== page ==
- Stealth Pun: Beedle, being a merchant, keeps his shop flying by generating electricity with a stationary bicycle. What's another word for merchant? He's a peddler.
- Took a Level in Jerkass: To past appearances. There's no membership cards for discounts and eventual rewards (and the discount he gives you for finding his lost rare beetle only extends to the next item you buy), his prices reach into the 4-digit range, and if you leave the shop without buying anything, he yells at you for making him pedal harder due to the added weight, then drops you out a trap door.
A demon in Skyloft who wishes to become human.
- Ascended Demon: If you collect all the Gratitude Crystals, he becomes a human. Mostly.
- Camp: That he's a big, imposing demon doesn't take away from the fact.
- Collection Sidequest: Gratitude crystals.
- Dark Is Not Evil: He may have a demonic face, but is otherwise a nice and considerate being.
- Face of a Thug: Unless you help him.
- Mook Maker: Unintentionally, his demonic aura attracts monsters to Skyloft. Once he's human, they vanish and the Remlits become tame.
- Nice Guy: He just has a bad reputation.
Pumm and Kina
This father and daughter team are the owners of The Lumpy Pumpkin, a pub popular with the Skyloft Academy Knights that specializes in Pumpkin-related food like Pumpkin Soup. At one point, Link breaks their chandelier, starting several sidequests.
- Berserk Button: Pumm goes nuts if you break the chandelier, but it's inevitable if the player seeks to reach 100% Completion.
- Dude Magnet: Kina. A few boys (and a mogma) at the Lumpy Pumpkin are seen fawning over her, and Fi calls her "the pretty face of the Lumpy Pumpkin".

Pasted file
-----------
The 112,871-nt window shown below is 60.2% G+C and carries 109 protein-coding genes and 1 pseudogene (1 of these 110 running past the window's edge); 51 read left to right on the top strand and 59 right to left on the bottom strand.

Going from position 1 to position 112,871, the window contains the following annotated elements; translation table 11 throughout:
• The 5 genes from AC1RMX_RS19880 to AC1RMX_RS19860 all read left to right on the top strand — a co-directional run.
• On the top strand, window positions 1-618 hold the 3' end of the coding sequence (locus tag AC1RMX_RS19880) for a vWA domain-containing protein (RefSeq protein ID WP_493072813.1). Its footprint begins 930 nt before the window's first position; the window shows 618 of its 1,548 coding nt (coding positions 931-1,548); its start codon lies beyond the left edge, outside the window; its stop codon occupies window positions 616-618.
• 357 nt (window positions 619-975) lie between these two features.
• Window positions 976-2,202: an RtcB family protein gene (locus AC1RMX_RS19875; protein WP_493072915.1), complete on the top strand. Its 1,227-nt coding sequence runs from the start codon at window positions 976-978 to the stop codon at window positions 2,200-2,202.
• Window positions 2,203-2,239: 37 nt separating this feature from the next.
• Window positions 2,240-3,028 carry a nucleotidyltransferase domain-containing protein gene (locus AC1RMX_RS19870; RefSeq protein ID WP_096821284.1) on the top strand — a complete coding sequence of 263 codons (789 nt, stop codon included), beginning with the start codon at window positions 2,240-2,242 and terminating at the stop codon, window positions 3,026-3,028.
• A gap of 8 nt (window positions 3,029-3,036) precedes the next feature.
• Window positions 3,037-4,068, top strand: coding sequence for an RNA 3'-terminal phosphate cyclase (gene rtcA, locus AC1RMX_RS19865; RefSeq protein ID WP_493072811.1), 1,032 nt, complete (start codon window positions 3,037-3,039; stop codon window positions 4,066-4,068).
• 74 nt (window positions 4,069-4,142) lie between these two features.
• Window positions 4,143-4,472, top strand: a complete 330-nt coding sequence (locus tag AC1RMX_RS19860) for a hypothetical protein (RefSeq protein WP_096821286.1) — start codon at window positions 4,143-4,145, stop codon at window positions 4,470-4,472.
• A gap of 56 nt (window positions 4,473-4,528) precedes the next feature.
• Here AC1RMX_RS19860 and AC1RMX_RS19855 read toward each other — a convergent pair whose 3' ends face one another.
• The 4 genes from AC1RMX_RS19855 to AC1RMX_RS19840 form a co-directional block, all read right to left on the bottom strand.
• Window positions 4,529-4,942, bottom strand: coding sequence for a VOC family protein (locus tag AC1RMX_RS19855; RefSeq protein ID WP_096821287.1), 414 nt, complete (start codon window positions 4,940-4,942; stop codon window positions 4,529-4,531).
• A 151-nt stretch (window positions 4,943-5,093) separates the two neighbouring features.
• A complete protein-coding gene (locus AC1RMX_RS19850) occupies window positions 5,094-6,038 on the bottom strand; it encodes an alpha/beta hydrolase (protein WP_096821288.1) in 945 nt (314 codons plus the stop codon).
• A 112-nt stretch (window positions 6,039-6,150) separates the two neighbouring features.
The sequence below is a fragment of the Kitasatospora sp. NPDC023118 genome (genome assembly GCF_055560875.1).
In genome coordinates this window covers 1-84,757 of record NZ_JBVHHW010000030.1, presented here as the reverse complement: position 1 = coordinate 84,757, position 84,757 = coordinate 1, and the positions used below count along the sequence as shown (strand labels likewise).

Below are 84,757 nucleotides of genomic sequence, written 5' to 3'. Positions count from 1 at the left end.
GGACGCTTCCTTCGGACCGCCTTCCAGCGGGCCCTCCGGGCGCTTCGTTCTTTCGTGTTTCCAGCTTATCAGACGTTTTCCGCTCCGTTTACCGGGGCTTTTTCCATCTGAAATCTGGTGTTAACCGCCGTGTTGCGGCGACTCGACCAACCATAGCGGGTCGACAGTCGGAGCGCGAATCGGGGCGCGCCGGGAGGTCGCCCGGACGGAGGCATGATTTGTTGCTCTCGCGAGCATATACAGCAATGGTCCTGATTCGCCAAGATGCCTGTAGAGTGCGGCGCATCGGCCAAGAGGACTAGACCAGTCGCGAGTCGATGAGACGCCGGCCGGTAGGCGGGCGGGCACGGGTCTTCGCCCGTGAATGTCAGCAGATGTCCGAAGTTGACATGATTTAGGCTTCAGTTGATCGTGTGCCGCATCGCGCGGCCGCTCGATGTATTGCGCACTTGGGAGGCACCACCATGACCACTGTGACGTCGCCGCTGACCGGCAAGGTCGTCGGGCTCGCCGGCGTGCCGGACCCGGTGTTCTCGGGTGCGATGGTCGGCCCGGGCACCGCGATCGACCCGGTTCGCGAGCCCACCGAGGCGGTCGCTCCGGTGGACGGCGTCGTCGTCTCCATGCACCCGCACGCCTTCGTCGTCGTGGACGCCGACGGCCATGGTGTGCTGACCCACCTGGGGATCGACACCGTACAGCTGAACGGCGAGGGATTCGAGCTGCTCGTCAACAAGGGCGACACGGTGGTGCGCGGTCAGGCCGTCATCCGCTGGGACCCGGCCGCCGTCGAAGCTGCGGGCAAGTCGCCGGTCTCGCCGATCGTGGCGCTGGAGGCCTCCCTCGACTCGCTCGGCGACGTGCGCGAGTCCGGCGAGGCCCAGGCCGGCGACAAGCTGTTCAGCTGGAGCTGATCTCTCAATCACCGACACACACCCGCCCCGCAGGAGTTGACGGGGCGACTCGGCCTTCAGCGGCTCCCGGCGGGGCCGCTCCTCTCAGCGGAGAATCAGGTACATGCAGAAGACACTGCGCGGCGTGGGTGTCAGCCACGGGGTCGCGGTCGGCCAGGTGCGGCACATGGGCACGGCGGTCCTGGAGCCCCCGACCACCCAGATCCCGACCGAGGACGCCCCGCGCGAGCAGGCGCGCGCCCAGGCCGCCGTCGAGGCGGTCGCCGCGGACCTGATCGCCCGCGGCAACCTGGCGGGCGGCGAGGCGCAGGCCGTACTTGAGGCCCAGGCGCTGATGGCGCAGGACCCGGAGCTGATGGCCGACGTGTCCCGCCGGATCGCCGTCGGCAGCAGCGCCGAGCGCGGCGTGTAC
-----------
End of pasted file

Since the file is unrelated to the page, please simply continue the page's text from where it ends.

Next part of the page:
- Edible Theme Naming: Their names are based around the word "pumpkin".
- Recurring Element: They fulfill the Talon and Malon role as the simple agricultural father daughter duo. Like Malon, Kina is also a singer. They specialize in pumpkin soup rather than milk, however.
- The Ugly Guy's Hot Daughter: Kina is pretty cute, while his dad is rather... not good-looking.
A Goron archeologist who is trying to uncover the history of the surface and sky worlds.
- Adventure Archaeologist: Gorko is fascinated with Skyloft culture, and asks Link for help on his research. He also likes to travel to dangerous places just to get some research.
- Large Ham: Becomes one when he gets really excited.
- Medium Awareness: He has some awareness of the kind of setting he's in, but he never seems to grasp that he's repeatedly bumping into the goddess's chosen hero.
- Mr. Exposition: Tends to take on this role, especially when it comes to explaining the Goddess Walls and Gossip Stones.
- Recurring Traveller: Early on, you find him all over the place on the surface investigating ancient mysteries, but later in the game, he permanently stays next to the Goddess Wall behind the Sealed Temple.
- Spock Speak: He rarely uses contractions, if at all. From the perspective of his scholarly experience and the fact that he's not a Hylian, it makes design sense.
Bucha is the elder of the Kikwis, who gives Link a slingshot if he is able to find four of the missing Kikwis.
- Large and in Charge: The other Kikwis are smaller than Link, but he's larger than most of the game's enemies.
Machi, Oolo, Lopsa, and ErlaThey are Kikwis who Link has to find in order to get the Slingshot from Bucha.
- Paranoia Fuel: In-Universe, Lopsa can't stop thinking bad things will happen to the forest even after Faron flooded it to get rid of the monsters. He lets it go after commenting on it, though.
- Verbal Tic: They cap off their sentences with their names.
Ledd and Cobal
Two Mogmas that Link first meets in Eldin Volcano. Ledd seems to be the Smart Guy of the two.
- Meaningful Name: They are both frequently found underground. So are the elements Lead and Cobalt.
A dragon-like deity that lives at Lake Floria.
- Fantastic Racism: She prefers having the humans gone from the woods, even when they had complete respect for nature.
- Fish People: While not exactly humanoid (only her face, kimono, and posture are vaguely human), her overall theme is aquatic in nature.
- Good Is Not Nice: She's far from the most personable or considerate of dragons, but she is one of the Goddess' chosen servants and does prove a valuable ally.